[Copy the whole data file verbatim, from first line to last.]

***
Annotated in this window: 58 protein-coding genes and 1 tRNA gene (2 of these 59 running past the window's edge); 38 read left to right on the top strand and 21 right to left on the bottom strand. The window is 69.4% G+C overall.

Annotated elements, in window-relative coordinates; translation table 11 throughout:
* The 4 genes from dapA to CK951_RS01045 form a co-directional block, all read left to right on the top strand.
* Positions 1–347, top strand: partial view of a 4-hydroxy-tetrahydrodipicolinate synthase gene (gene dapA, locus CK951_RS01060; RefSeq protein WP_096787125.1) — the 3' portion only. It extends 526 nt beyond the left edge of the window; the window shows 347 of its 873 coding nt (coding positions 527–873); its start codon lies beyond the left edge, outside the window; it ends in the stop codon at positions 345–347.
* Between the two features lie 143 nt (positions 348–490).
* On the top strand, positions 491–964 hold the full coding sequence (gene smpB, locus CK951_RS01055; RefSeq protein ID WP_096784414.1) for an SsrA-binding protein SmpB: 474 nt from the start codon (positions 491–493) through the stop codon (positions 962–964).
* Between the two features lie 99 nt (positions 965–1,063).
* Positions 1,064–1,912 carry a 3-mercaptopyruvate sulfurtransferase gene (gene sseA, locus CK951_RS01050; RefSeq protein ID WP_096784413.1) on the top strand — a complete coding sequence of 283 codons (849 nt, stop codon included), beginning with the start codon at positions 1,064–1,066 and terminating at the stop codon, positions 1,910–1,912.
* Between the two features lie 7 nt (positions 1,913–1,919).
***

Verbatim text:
Annotated in this window: 58 protein-coding genes and 1 tRNA gene (2 of these 59 running past the window's edge); 38 read left to right on the top strand and 21 right to left on the bottom strand. The window is 69.4% G+C overall.

Annotated elements, in window-relative coordinates; translation table 11 throughout:
* The 4 genes from dapA to CK951_RS01045 form a co-directional block, all read left to right on the top strand.
* Positions 1–347, top strand: partial view of a 4-hydroxy-tetrahydrodipicolinate synthase gene (gene dapA, locus CK951_RS01060; RefSeq protein WP_096787125.1) — the 3' portion only. It extends 526 nt beyond the left edge of the window; the window shows 347 of its 873 coding nt (coding positions 527–873); its start codon lies beyond the left edge, outside the window; it ends in the stop codon at positions 345–347.
* Between the two features lie 143 nt (positions 348–490).
* On the top strand, positions 491–964 hold the full coding sequence (gene smpB, locus CK951_RS01055; RefSeq protein ID WP_096784414.1) for an SsrA-binding protein SmpB: 474 nt from the start codon (positions 491–493) through the stop codon (positions 962–964).
* Between the two features lie 99 nt (positions 965–1,063).
* Positions 1,064–1,912 carry a 3-mercaptopyruvate sulfurtransferase gene (gene sseA, locus CK951_RS01050; RefSeq protein ID WP_096784413.1) on the top strand — a complete coding sequence of 283 codons (849 nt, stop codon included), beginning with the start codon at positions 1,064–1,066 and terminating at the stop codon, positions 1,910–1,912.
* Between the two features lie 7 nt (positions 1,913–1,919).